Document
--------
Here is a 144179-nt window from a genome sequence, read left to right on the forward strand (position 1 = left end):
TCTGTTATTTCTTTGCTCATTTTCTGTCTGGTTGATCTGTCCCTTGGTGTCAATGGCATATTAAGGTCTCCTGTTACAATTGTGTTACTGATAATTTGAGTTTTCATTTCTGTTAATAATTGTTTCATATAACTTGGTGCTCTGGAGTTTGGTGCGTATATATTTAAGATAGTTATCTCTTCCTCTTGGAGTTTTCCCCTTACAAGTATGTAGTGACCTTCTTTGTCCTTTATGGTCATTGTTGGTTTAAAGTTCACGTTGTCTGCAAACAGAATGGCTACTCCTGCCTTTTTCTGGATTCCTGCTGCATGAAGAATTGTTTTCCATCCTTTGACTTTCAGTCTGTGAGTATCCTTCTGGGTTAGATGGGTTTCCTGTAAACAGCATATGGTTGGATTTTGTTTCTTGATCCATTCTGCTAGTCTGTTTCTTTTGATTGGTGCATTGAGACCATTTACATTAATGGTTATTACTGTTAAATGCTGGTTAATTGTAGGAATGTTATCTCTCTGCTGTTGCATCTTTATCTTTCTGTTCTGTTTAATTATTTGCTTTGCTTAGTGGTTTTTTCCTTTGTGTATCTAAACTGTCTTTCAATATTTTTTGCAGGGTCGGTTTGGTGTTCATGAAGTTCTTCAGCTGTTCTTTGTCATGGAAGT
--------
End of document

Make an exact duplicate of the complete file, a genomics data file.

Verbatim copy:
Here is a 144179-nt window from a genome sequence, read left to right on the forward strand (position 1 = left end):
TCTGTTATTTCTTTGCTCATTTTCTGTCTGGTTGATCTGTCCCTTGGTGTCAATGGCATATTAAGGTCTCCTGTTACAATTGTGTTACTGATAATTTGAGTTTTCATTTCTGTTAATAATTGTTTCATATAACTTGGTGCTCTGGAGTTTGGTGCGTATATATTTAAGATAGTTATCTCTTCCTCTTGGAGTTTTCCCCTTACAAGTATGTAGTGACCTTCTTTGTCCTTTATGGTCATTGTTGGTTTAAAGTTCACGTTGTCTGCAAACAGAATGGCTACTCCTGCCTTTTTCTGGATTCCTGCTGCATGAAGAATTGTTTTCCATCCTTTGACTTTCAGTCTGTGAGTATCCTTCTGGGTTAGATGGGTTTCCTGTAAACAGCATATGGTTGGATTTTGTTTCTTGATCCATTCTGCTAGTCTGTTTCTTTTGATTGGTGCATTGAGACCATTTACATTAATGGTTATTACTGTTAAATGCTGGTTAATTGTAGGAATGTTATCTCTCTGCTGTTGCATCTTTATCTTTCTGTTCTGTTTAATTATTTGCTTTGCTTAGTGGTTTTTTCCTTTGTGTATCTAAACTGTCTTTCAATATTTTTTGCAGGGTCGGTTTGGTGTTCATGAAGTTCTTCAGCTGTTCTTTGTCATGGAAGT